Signs and Symbols; Rituals and ceremonies
© Werner Hammerstingl,2000
This lecture is a rather broad survey of the various means employed across a variety of social paradigms to communicate.
The underlying premise here is that we navigate our way across and around constructed as well as natural environments by paying attention to what is loosely described as "signs and symbols". We engage in rituals and ceremonies to affirm and communicate symbolic institutions.

Definitions of terms:
Function: noun
Etymology: Middle English signe, from Old French, from Latin signum mark, token, sign, image, seal; perhaps akin
to Latin secare to cut .
Date: 13th century
a motion or gesture by which a thought is expressed or a command or wish made known or SIGNAL  a
fundamental linguistic unit that designates an object or relation or has a purely syntactic function or one of a set of
gestures used to represent language; also : SIGN LANGUAGE
or a mark having a conventional meaning and used in place of words or to represent a complex notion
or one of the 12 divisions of the zodiac
or a character (as a flat or sharp) used in musical notation (2) : SEGNO b : a character (as ÷) indicating a
mathematical operation; also : one of two characters + and ? that form part of the symbol of a number and characterize
it as positive or negative
or a display (as a lettered board or a configuration of neon tubing) used to identify or advertise a place of business or
a product ; a posted command, warning, or direction ; SIGNBOARD
or  something material or external that stands for or signifies something spiritual b : something indicating the
presence or existence of something else <signs of success> <a sign of the times> c : PRESAGE, PORTENT
<signs of an early spring> d : an objective evidence of plant or animal disease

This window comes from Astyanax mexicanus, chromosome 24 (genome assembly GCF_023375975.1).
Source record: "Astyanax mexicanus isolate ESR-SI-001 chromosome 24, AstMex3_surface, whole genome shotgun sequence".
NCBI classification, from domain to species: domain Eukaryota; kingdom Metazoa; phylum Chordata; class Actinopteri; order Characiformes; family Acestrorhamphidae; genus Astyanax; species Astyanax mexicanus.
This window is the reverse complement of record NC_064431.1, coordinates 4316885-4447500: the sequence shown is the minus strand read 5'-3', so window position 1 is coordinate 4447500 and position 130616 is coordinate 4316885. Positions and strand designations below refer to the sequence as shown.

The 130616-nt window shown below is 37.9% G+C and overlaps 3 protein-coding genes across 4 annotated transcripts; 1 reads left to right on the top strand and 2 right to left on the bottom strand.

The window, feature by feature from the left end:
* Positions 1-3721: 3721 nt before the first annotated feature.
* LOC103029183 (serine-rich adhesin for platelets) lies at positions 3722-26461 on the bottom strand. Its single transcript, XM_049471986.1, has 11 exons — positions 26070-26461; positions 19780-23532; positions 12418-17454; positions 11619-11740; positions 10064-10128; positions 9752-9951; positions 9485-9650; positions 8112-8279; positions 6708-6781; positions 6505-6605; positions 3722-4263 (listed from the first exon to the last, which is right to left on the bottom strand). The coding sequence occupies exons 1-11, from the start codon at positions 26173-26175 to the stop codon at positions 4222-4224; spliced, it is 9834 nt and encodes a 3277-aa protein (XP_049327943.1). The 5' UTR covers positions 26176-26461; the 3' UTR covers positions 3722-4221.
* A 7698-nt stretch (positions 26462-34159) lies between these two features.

or  plural usually sign : traces of a usually wild animal <red fox sign>
- signed adjective
synonyms SIGN, MARK, TOKEN, NOTE, SYMPTOM mean a discernible indication of what is not itself directly
perceptible. SIGN applies to any indication to be perceived by the senses or the reason <encouraging signs for the
economy>. MARK suggests something impressed on or inherently characteristic of a thing often in contrast to general
outward appearance <a mark of a good upbringing>. TOKEN applies to something that serves as a proof of something
intangible <this gift is a token of our esteem>. NOTE suggests a distinguishing mark or characteristic <a note of irony
in her writing>. SYMPTOM suggests an outward indication of an internal change or condition <rampant crime is a
symptom of that city's decay>.

As I have described in my lecture on semiotics, semiotics seperates the representation or sign into two separate elements:

Main Entry: 1sym·bol
Pronunciation: 'sim-b&l
Function: noun
Etymology: in sense 1, from Late Latin symbolum, from Late Greek symbolon, from Greek, token, sign; in other
senses from Latin symbolum token, sign, symbol, from Greek symbolon, literally, token of identity verified by
comparing its other half, from symballein to throw together, compare, from syn- + ballein to throw -- more at DEVIL
Date: 15th century
1 : an authoritative summary of faith or doctrine : CREED
2 : something that stands for or suggests something else by reason of relationship, association, convention, or
accidental resemblance; especially : a visible sign of something invisible <the lion is a symbol of courage>
3 : an arbitrary or conventional sign used in writing or printing relating to a particular field to represent operations,
quantities, elements, relations, or qualities
4 : an object or act representing something in the unconscious mind that has been repressed <phallic symbols>
5 : an act, sound, or object having cultural significance and the capacity to excite or objectify a response